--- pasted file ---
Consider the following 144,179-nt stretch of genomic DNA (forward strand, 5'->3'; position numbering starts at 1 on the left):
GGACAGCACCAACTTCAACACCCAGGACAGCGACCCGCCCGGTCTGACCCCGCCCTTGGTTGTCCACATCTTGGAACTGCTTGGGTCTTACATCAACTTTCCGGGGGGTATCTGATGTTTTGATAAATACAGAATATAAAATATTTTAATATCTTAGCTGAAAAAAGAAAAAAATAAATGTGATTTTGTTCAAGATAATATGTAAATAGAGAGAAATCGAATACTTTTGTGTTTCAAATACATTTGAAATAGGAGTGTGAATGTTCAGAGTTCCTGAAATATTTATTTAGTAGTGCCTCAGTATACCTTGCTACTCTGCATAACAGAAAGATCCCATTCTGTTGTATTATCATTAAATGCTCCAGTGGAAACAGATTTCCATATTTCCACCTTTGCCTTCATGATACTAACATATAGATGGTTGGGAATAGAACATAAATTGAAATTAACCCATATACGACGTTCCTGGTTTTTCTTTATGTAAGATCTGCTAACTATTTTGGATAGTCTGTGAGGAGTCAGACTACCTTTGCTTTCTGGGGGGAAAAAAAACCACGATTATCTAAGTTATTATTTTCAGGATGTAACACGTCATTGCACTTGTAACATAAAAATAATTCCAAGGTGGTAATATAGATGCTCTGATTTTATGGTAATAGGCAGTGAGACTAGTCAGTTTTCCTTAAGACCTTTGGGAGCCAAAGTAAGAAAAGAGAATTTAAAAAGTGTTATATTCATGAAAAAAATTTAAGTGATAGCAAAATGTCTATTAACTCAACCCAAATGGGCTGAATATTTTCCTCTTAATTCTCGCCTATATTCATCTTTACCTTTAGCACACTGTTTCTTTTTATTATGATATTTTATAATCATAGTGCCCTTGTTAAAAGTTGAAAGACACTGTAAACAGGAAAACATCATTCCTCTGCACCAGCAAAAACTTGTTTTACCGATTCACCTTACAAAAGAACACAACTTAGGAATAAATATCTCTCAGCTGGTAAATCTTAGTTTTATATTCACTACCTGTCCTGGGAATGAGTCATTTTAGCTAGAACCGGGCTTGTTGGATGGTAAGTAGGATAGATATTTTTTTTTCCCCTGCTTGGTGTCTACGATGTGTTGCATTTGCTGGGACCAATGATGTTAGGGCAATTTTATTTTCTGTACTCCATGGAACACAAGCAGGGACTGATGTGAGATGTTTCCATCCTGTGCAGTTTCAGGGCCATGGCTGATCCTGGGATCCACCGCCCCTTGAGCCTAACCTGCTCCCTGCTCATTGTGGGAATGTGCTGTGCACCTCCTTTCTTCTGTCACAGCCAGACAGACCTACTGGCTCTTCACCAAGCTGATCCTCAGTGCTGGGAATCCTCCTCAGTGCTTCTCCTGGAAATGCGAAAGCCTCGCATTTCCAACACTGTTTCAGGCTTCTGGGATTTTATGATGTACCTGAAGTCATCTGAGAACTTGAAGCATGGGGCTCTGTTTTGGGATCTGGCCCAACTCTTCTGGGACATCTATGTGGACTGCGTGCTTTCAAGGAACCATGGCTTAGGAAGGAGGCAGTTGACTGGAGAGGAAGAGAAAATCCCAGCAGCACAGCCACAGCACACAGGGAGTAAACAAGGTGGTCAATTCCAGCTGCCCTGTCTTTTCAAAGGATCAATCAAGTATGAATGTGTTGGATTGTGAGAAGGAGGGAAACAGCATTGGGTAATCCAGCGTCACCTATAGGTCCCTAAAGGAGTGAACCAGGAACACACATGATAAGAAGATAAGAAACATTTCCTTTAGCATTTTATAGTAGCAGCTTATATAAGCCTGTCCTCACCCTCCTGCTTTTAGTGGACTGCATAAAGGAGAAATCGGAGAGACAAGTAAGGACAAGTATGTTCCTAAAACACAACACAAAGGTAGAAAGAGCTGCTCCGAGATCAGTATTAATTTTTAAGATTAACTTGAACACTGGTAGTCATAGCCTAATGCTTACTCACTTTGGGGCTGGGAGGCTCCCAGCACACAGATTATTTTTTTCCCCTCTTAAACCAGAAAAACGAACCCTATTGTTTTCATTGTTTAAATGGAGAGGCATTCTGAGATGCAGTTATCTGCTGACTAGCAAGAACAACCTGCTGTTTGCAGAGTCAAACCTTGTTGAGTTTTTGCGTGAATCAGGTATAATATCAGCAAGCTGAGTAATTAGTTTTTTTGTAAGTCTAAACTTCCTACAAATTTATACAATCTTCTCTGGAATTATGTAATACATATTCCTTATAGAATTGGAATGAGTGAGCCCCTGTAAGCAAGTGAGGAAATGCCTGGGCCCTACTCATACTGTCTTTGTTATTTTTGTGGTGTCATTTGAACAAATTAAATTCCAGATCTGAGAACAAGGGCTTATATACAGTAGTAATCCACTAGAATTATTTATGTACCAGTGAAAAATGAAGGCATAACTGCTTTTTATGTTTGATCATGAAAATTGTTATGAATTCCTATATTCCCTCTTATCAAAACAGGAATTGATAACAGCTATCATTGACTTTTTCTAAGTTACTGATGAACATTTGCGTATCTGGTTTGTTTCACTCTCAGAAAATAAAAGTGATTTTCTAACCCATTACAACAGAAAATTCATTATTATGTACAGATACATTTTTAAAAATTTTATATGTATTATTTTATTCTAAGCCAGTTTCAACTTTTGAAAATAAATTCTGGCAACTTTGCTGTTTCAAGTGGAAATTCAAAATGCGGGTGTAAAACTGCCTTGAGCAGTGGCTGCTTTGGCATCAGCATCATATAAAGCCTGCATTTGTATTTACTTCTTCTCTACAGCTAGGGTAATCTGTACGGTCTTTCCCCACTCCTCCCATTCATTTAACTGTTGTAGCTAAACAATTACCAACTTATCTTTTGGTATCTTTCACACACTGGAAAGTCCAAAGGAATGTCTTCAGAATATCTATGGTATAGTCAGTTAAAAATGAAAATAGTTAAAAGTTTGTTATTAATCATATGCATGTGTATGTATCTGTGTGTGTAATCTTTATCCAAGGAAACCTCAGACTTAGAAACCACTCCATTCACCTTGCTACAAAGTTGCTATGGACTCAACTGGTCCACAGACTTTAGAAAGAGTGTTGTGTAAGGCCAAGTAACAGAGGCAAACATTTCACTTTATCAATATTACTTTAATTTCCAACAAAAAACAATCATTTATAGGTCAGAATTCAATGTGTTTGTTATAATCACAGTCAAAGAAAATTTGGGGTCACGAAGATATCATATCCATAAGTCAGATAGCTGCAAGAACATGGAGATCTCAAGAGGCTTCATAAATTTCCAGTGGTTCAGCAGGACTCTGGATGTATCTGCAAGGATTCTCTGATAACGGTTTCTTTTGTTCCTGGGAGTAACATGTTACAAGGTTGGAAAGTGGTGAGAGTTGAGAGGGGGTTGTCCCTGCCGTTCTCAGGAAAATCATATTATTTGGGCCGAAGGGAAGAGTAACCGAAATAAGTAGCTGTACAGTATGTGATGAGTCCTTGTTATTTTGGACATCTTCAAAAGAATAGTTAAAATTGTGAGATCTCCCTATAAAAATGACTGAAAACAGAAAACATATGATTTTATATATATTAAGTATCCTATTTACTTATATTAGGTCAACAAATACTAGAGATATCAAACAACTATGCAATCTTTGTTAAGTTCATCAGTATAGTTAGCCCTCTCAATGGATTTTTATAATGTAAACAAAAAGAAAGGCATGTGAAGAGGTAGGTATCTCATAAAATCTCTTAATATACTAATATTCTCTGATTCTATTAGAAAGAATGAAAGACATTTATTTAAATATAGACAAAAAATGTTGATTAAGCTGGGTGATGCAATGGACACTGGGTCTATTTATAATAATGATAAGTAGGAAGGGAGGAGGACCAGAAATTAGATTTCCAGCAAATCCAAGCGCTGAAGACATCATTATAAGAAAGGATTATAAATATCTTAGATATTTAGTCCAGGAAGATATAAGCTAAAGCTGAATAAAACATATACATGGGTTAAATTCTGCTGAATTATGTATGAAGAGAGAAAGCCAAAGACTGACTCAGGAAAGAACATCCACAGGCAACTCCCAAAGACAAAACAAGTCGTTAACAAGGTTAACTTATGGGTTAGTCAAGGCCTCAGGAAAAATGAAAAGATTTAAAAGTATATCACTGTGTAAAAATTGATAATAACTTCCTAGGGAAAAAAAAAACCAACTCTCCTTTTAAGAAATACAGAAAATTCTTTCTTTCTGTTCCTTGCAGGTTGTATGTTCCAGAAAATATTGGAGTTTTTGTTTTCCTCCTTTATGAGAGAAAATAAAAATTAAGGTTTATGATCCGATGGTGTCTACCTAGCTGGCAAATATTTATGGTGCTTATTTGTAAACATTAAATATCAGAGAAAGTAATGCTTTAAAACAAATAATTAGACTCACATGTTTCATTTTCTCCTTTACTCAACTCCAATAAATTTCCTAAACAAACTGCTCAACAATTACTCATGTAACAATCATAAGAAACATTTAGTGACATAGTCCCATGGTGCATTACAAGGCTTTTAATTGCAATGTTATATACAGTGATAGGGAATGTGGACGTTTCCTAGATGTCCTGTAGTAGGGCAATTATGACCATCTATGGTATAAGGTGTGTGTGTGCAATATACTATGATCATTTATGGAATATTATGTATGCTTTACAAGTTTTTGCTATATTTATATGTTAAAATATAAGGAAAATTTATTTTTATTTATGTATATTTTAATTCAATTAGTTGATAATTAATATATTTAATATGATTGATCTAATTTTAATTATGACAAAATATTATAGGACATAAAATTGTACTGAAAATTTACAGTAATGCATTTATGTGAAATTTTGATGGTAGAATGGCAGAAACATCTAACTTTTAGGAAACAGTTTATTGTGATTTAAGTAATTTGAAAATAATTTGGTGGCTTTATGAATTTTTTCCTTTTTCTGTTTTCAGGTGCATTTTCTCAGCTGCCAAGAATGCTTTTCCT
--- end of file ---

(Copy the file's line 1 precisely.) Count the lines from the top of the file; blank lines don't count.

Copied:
Consider the following 144,179-nt stretch of genomic DNA (forward strand, 5'->3'; position numbering starts at 1 on the left):